isn't easy with 7 gallons of liquid, but not too bad with 5. You get a
nice whirlpool going which gives the air an inlet right up the middle of
the hurricane, no splashing. This also works to empty bottles faster
when prepping to bottle.

**

Regarding the Jim Koch Hallertauer Mittelfrueh (I'd like to see him try to
TM them!) sale, it looks like to me he's found a way to dump his old hops.
Maybe he's taken the extra tonnage and had it pelletized before the sale, or
maybe all his hops are pellets. He could easily go choose his hops and have
them pelletized before shipping, probably saves a lot of money that way,
since they are so much more compact. I don't know what I'd do with a pound
of pellets, any pellets.

Cheers,
Norm

------------------------------

Date: Thu, 08 Dec 1994 19:02:20 -0400 (EDT)
From: "Timothy P. Laatsch "
Subject: Data Points: Oxidation and Starters

Hello HBDers,

I just wanted to pass along some isolated data points on my recent
experiences with starters. As a scientist, I am well aware that these do not
constitute conclusive experiments, but may serve to catalyze some discussion
on starters. All the yeasts below were first "smacked" in the pack, allowed
to swell, and pitched to a starter of the following composition: 0.5 c DME,
1/8 oz. hop pellets, 2.5 cups water. "Start" is defined as when activity
really began to pick up, i.e. at least a one-inch krauesen on the wort. I
realize that this is a little rough, but bear with me.

Wyeast strain Age @ pitching Stage @ pitching Hours to "start"
- ------------- -------------- ---------------- ----------------
1028, British Ale 26 hours hi krauesen 9-12
1098, London Ale 36 hours post-hi-krauesen 16
1056, American 70 hours long post-hi-krauesen 20

I have read different suggestions here and in the yeast FAQ about the ideal
time to pitch a starter. Within the variability of strains, this data seems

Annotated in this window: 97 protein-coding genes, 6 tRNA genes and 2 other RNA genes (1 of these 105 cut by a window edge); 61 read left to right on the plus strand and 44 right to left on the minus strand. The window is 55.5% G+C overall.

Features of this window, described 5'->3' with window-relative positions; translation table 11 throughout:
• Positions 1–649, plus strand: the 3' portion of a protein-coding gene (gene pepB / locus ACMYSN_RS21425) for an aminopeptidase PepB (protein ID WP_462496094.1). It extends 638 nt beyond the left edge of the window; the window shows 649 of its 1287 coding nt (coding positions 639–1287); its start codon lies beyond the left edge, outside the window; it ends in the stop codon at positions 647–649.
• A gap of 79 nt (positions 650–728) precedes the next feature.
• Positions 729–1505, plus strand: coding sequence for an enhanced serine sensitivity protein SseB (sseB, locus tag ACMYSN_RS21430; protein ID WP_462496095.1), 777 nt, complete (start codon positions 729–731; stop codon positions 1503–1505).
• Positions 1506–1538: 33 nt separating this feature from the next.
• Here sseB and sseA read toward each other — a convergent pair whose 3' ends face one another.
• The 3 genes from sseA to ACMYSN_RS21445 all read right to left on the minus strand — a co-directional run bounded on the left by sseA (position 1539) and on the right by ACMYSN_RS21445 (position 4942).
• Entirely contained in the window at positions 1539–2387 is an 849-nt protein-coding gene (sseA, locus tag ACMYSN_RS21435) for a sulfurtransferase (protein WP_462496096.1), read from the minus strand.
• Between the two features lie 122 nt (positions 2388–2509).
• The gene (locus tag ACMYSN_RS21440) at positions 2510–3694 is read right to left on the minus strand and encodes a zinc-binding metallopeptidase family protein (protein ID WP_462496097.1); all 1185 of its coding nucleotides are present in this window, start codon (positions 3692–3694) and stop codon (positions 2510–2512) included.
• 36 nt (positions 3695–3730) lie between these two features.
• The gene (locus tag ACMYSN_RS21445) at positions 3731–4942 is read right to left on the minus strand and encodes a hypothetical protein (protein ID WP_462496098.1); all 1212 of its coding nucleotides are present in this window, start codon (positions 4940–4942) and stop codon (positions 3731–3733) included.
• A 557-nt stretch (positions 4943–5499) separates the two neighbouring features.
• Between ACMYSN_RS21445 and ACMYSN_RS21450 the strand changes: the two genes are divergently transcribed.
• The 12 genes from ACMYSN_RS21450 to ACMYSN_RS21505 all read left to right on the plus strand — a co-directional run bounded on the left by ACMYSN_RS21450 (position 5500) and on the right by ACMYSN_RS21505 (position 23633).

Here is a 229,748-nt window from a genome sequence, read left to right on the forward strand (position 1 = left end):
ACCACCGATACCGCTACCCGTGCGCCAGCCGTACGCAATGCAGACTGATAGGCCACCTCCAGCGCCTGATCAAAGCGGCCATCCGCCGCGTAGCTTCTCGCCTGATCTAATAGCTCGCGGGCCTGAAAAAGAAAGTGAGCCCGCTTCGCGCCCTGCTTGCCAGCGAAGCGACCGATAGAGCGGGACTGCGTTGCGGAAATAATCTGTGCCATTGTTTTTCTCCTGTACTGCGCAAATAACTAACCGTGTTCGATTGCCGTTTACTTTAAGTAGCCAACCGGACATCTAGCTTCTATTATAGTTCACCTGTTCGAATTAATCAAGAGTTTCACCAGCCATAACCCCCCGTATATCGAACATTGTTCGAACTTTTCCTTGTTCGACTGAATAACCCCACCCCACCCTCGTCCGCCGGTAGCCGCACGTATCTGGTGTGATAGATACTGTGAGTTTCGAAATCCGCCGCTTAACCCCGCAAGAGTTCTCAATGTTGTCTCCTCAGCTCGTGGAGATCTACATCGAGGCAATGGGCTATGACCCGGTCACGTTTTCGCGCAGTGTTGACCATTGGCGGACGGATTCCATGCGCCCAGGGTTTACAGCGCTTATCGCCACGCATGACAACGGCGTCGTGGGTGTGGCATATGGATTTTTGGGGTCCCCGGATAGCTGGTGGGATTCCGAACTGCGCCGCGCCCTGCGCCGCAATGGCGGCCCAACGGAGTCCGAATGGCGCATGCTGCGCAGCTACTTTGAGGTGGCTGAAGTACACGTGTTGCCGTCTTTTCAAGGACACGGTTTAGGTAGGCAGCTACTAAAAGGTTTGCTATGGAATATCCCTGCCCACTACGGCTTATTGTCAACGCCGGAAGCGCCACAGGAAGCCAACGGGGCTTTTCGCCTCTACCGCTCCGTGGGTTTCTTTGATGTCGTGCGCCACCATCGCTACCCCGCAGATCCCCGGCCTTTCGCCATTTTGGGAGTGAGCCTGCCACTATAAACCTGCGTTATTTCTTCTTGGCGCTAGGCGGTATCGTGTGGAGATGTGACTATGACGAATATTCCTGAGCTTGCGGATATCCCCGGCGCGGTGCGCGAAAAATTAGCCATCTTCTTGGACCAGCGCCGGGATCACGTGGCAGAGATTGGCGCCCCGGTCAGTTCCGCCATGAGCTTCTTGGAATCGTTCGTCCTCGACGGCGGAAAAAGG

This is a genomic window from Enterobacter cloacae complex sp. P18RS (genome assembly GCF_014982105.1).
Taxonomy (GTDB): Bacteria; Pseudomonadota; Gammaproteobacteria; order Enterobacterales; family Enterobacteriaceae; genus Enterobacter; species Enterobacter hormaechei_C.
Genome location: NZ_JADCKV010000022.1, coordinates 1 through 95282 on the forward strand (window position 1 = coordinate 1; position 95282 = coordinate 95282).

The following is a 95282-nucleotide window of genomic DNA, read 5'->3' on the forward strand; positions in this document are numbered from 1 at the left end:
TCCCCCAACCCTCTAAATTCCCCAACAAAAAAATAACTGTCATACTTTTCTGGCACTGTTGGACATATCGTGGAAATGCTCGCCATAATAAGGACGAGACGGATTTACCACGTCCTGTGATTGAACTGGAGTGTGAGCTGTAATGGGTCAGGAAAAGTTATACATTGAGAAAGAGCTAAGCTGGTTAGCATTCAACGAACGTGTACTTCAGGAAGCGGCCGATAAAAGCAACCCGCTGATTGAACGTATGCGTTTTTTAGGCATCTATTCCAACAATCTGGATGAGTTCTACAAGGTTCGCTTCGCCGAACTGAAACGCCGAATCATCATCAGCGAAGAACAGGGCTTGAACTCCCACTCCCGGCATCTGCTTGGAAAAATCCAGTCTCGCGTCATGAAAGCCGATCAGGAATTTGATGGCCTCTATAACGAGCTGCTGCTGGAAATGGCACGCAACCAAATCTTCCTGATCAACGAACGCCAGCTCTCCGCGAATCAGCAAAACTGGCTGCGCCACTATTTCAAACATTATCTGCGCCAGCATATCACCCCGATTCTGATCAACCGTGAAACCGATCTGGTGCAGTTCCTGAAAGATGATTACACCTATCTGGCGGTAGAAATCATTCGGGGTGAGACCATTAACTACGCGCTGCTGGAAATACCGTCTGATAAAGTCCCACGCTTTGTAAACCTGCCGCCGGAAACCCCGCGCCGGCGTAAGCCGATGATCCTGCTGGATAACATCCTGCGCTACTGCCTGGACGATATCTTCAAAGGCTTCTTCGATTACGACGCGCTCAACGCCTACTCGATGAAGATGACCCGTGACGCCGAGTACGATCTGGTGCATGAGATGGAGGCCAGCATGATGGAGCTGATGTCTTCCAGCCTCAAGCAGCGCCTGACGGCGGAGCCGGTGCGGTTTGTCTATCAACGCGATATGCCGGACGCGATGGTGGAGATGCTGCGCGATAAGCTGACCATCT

to indicate to me that high krauesen would be the ideal time to pitch for a
quick start. The above start times could have been improved with a larger
starter volume and more aeration of the wort (in my future plans!).
Any comments???

Also, I wrote some time ago about "My Virgin MASH" in which I was worried
that excessive splashing of the hot mash drainings would lead to oxidized
flavors in the brew. People wrote to me and said, "don't worry,
grasshopper". Well, my not worrying has paid off with a lovely classic
wet-cardboard taste in my first partial mash porter. The brew tasted
fabulous going into the secondary. As it matured in the secondary, something
sinister happened. I noticed a couple days before bottling that the flavor
seemed to be a little thinner and less pronounced in maltiness. At bottling
time, the phenomenon had worsened. Since I had a few more
bottles than anticipated, I thought I would sample one every couple days
after priming to see how quickly the brew reached full carbonation. It's
been about a week in the bottle now and the beer is flat as a pancake with no
head, let alone any head retention (corn sugar primed). And the flavor, I'm
pained to report, is gradually degenerating into the classic cardboard ๐Ÿ™
profile. The take home lesson for beginning mashers-----be careful not to
aerate the runnings of your mash or you will pay dearly.
I have done subsequent batches without the splashing and they are turning out
great. One has been in the bottle less time and is already near peak
carbonation (primed with 1/2 corn sugar and 1/2 DME) with not so much as a
hint of cardboard. I want to ask the collective wisdom:

Is the pre-boil splashing to blame for this, as there was no chance of
post-boil hot-side aeration? If not, what is? Does oxidation inhibit
carbonation as well? I assumed there's no "saving" this beer, but does anyone
have suggestions? My plans at present are to drink it covertly behind the
brewhouse doors----i.e. keep the critics away and punish myself by forcing it